A few nights ago, my husband and I had a small dinner party. Just a few friends, a delicious meal comprised of appetizers, ribs, mashed potatoes and cheesecake as well as some bottles of wine. It was a wonderful time and by midnight, we were snug in our bed.
The following morning, we woke up exhausted and suffering from indigestion, a major headache, and sore muscles (from the effort of stirring and standing on our feet for more than half an hour apparently). All of which we remedied by swallowing a ridiculous amount of pills with two gallons of black coffee.
Oh, the joy of growing older.
I’m not quite sure when it happened, but at some point, our bodies stopped functioning on their own. Now that we are in our 30’s, it seems they require aids on almost a daily basis in the form of over-the-counter pills and creams.
For example, over the years, our medicine “cabinet” has slowly turned into a medicine “drawer,” going from a bottle of aspirin and some vitamins that expired in 1998 to the following: Maalox, Pepto, Pepcid AC, Advil, Tylenol, Tylenol PM, Ex-Lax, Ibuprofen, One-A-Day vitamins, B-Complex vitamins, Fish Oil pills, Tums, Metamucil, Midol, Rolaids, DayQuil, NightQuil, Zicam, Caladryl, Icy Hot, L-Lysine pills, four varieties of allergy pills and heating pads (just for good measure).
And that’s not even counting our anti-aging regiments, of which mine is comprised of various expensive anti-wrinkle creams and lotions designed for every inch of my body, from my face to my feet, and pills and powders designed to amp up my metabolism, which decided to screech to a halt sometime around 2008; and my husband’s, which is comprised of Chapstick and a bar of generic soap.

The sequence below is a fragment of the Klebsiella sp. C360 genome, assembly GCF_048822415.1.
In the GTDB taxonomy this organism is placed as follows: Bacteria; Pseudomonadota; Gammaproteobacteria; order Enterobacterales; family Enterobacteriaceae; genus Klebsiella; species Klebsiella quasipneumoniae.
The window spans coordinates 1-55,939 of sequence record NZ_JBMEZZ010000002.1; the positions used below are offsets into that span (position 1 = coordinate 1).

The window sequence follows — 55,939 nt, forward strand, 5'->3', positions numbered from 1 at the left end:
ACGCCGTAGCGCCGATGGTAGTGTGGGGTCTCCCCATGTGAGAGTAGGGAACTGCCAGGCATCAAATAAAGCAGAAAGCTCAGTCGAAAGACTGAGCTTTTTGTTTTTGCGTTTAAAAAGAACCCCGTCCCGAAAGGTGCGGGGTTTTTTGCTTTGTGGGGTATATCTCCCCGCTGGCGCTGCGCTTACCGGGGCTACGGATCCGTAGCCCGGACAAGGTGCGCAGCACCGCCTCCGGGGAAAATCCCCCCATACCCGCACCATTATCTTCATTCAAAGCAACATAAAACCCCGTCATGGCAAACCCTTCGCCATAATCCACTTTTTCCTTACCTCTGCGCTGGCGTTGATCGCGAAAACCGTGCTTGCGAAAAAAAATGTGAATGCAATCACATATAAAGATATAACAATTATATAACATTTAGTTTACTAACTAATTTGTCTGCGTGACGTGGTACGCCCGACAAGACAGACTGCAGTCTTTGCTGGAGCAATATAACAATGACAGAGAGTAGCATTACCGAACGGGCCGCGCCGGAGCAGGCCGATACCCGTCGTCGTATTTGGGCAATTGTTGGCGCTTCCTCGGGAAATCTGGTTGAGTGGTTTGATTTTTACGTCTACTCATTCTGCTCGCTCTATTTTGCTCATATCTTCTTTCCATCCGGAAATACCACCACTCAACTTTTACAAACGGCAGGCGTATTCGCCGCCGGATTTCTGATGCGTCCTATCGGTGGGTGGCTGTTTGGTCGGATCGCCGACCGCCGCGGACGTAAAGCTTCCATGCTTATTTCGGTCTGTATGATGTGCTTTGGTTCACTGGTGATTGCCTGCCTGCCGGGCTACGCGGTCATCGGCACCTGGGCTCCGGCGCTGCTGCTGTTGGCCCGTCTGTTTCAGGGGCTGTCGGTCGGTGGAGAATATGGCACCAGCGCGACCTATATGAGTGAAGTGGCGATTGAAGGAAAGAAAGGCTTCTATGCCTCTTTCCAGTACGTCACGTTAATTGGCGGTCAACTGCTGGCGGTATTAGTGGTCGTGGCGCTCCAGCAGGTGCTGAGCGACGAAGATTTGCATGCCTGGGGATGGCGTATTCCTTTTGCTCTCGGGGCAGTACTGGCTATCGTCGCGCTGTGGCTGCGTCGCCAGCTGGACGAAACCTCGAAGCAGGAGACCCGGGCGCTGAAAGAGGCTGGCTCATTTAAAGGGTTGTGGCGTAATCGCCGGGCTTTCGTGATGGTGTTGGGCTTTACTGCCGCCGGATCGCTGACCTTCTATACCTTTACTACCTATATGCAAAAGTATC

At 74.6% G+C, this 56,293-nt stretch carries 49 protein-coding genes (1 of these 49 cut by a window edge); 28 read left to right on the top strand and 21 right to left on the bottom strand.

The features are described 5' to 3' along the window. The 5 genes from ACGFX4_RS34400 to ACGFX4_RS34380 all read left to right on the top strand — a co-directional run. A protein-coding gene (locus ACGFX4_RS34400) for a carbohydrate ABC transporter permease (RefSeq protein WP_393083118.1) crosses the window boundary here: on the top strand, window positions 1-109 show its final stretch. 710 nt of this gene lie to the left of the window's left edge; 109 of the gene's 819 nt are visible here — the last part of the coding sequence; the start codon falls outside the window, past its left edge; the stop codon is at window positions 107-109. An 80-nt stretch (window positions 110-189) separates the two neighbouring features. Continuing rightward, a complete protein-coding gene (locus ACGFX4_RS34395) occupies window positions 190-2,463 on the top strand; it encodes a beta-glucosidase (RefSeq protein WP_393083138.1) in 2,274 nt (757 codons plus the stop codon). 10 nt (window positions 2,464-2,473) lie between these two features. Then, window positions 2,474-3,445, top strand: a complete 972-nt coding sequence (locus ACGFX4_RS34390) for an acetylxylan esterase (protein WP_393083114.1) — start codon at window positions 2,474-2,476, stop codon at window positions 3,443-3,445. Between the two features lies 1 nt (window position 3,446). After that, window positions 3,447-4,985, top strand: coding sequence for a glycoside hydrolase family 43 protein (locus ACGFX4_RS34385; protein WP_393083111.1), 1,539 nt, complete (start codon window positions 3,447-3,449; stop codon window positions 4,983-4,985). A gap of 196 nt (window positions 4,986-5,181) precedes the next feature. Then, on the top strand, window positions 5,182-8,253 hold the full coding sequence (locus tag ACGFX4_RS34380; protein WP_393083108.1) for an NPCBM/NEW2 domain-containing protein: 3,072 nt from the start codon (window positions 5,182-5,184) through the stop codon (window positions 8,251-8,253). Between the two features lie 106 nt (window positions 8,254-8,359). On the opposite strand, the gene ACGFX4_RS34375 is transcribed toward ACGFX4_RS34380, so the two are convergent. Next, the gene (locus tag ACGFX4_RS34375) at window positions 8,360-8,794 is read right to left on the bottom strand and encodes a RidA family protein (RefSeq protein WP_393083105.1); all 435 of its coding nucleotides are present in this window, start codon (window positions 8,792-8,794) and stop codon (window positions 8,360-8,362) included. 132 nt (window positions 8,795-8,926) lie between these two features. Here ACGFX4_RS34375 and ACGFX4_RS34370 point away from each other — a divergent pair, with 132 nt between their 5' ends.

And while we have thus far avoided actual prescriptions from doctors, I realize that day can’t be too far behind judging from the ever-growing pharmacy popping up in my mom’s house and the arsenal the majority of my friends are building against depression and anxiety (or as my friend Michelle recently lamented, “Pills and creams! Pills and creams! That’s all my life is now!”).
Even sleeping can now be a dangerous activity. Ol’ Schnookum Bear and I have not insignificantly injured ourselves more times than I care to remember simply because our neck was tilted two degrees the wrong way on our pillows all night.
It’s official. Our bodies have betrayed us. Or as my husband summed up, “the older you get, the angrier your body gets.”
Oh sure, I realize some of it has to do with lifestyle choices. We still eat like we did in college, exercise is now considered doing laundry (in our defense, we do have to climb stairs to get to the washer) and “oh, I’ll just have one glass of wine” is not in our vocabulary.
But still, it’s hard to come to terms with the fact that I can no longer treat and/or neglect my body horrifically without consequences. Circle of life and junk, I suppose.
Now, if you’ll excuse me, I have to run to the store to buy some more Aleve and that old people yogurt that helps you poo.